In-depth look at the PlayStation Video Store

By Matt Bailey

Finally, the media package is complete. The PlayStation 3 has offered much to those forming a media centre in their living room, with a decent music player, DivX-capable video player that can stream over the network, and of course the Blu-ray drive for HD films. Here in the UK we've also received VidZone - Sony's free music video streaming service, and of course, BBC iPlayer, now available directly from the Cross Media Bar (XMB). However, it's only recently that we've received the final piece in the puzzle; the Video Store, which is already being heavily promoted by Sony.

The PlayStation Store launched in Europe with the PS3 back in March 2007, and has since been serving up demos, trailers, themes, download-only titles such as the PixelJunk series, and even full games on Blu-ray, like Burnout Paradise. While it did very well serving up all these features to PS3 oners, particularly since the Store was properly integrated with the system last year, Europe was left behind for quite a while on the video front. North Americans have had the ability to rent films since July 2008, but our long wait seems to have been worthwhile with a collection of over 800 titles already available only a short time after launch.

There's a reasonable portion of those 827 films (at the time of writing) in HD too; 164 HD movies are available for rental, usually costing £4.49 or £3.49, which is £1 more expensive than the standard definition rental. The rentals last for 14 days from purchase, and can be played as many times as you like within 48 hours from the first time you start watching. You can also buy movies from the PlayStation Store, usually priced at about £11.99 for new releases and £6.99 for older ones. Unfortunately at the moment these are only in standard definition, with Sony planning to introduce HD films to buy at some point in the future. However, considering that rivals such as the Zune Marketplace on Xbox 360 and the iTunes Store don't have purchases either, or won't let you buy any HD movies without an Apple TV, this is not a particularly large downside at this point.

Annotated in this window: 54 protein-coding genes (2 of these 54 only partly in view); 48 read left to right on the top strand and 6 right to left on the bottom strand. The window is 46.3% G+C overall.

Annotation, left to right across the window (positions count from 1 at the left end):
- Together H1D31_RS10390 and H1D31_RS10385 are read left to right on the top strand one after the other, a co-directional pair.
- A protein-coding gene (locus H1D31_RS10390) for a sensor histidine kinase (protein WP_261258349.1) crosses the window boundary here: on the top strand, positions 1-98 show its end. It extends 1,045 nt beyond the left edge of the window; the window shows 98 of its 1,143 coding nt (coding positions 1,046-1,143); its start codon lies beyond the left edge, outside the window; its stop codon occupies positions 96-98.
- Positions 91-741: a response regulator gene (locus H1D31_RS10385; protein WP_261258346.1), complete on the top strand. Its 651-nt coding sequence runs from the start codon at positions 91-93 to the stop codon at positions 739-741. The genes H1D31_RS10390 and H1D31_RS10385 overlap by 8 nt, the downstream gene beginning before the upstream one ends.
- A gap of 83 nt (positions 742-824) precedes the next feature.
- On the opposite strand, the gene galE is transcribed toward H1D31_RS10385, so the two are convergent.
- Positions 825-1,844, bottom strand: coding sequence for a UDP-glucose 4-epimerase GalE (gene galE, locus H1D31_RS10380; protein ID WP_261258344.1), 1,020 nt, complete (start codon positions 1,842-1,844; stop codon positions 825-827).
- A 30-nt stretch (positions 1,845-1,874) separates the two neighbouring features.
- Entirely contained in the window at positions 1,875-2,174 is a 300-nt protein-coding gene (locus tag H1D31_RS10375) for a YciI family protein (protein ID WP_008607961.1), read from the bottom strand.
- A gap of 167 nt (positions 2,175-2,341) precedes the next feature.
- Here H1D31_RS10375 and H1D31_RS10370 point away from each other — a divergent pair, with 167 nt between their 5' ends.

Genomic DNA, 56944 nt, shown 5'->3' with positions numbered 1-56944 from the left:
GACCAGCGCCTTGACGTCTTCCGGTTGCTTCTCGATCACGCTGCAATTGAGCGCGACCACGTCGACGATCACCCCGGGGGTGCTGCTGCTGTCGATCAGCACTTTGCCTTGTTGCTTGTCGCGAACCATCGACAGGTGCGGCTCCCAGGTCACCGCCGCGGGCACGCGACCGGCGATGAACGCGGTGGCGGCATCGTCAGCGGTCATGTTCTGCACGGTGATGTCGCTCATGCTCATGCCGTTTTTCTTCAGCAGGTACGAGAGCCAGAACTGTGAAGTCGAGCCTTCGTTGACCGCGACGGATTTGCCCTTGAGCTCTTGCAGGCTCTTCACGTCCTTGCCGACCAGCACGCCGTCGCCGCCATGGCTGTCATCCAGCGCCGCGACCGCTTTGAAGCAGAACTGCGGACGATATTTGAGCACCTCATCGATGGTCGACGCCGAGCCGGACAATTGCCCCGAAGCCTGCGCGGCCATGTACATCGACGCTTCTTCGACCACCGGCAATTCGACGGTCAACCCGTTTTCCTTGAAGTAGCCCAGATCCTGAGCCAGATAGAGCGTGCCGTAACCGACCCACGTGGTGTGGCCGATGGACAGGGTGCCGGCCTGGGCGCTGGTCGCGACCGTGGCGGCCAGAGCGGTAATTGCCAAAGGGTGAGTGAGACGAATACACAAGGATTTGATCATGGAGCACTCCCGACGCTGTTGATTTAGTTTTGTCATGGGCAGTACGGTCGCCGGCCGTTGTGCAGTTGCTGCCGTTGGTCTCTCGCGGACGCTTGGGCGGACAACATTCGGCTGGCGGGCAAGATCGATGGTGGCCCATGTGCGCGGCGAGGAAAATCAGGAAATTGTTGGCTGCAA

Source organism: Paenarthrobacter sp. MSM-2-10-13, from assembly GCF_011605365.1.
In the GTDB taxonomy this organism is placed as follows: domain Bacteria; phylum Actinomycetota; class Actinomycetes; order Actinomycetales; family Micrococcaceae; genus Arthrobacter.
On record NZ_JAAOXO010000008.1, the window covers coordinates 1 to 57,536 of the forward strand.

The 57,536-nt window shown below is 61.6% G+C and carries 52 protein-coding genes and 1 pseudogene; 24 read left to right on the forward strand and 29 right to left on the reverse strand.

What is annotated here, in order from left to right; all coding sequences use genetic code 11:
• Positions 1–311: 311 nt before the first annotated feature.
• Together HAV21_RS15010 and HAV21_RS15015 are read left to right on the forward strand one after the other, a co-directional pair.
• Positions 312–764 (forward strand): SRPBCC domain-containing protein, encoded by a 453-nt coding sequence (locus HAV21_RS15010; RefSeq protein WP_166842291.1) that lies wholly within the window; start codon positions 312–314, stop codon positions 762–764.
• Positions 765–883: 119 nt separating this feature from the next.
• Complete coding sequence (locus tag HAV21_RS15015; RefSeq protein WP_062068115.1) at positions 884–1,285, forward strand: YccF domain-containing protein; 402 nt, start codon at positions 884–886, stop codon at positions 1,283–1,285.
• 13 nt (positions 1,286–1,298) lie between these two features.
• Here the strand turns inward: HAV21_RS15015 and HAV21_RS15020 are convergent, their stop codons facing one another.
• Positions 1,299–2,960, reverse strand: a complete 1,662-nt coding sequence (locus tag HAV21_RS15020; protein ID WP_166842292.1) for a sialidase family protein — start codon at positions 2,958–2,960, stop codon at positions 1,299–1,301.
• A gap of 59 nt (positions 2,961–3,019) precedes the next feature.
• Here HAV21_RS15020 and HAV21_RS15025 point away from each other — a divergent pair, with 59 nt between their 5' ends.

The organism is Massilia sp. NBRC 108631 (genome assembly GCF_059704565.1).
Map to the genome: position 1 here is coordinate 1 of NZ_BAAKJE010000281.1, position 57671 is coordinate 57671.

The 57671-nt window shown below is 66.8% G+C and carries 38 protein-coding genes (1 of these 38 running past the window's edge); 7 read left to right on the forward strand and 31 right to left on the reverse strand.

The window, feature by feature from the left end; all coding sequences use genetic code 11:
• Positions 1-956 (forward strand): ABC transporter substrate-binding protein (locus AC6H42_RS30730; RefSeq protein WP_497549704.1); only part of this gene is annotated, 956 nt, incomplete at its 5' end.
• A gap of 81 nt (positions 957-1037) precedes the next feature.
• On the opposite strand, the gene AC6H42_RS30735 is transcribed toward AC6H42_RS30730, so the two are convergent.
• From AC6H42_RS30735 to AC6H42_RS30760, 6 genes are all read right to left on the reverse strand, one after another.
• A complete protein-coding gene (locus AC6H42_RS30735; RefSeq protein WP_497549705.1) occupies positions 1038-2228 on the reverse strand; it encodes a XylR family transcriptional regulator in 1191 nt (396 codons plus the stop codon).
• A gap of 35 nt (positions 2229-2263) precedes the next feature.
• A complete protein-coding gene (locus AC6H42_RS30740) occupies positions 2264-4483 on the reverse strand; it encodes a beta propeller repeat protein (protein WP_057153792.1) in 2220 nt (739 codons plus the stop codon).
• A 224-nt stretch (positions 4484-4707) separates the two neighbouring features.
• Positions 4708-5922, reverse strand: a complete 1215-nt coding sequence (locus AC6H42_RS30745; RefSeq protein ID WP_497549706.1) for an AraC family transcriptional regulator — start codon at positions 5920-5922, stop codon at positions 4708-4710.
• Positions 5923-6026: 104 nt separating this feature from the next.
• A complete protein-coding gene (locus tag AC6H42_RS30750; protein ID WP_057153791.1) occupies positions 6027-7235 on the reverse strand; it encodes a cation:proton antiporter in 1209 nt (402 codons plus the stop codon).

However, an important thing to note is what we're still missing; TV shows. The rights issues for things like US TV appear to be so complex at the moment that Sony has taken a step back from trying to offer a similar service here, and indeed Microsoft have done the same on the Xbox 360 too. Apple, however, has succeeded in this area, so we hope that it's something Sony will eventually introduce. We have more hope that they can get people like BBC Worldwide and Channel 4 on board, as these British companies already put content on YouTube and the MSN Video Player, as well as iTunes. We also appear to be missing certain films; despite the prescence of Warner Bros. there's no sign of The Matrix, and we have Alien films 2 through 4, but not the first one. These are just a few of the oddities in the film selection that we expect will be ironed out in time.

The service looks like it will be well supported, with Sony adding new content each week. Harry Potter and the Half-Blood Prince arrived on the Store soon after release on DVD and Blu-ray, and there's plenty of other films being put online all the time. It's also pleasing to see films which start off as purchase-only become available for rental later on too. Over 200 films are purchase-only, and a large chunk of the new releases fall into that category, but steadily we're seeing new films become available to rent.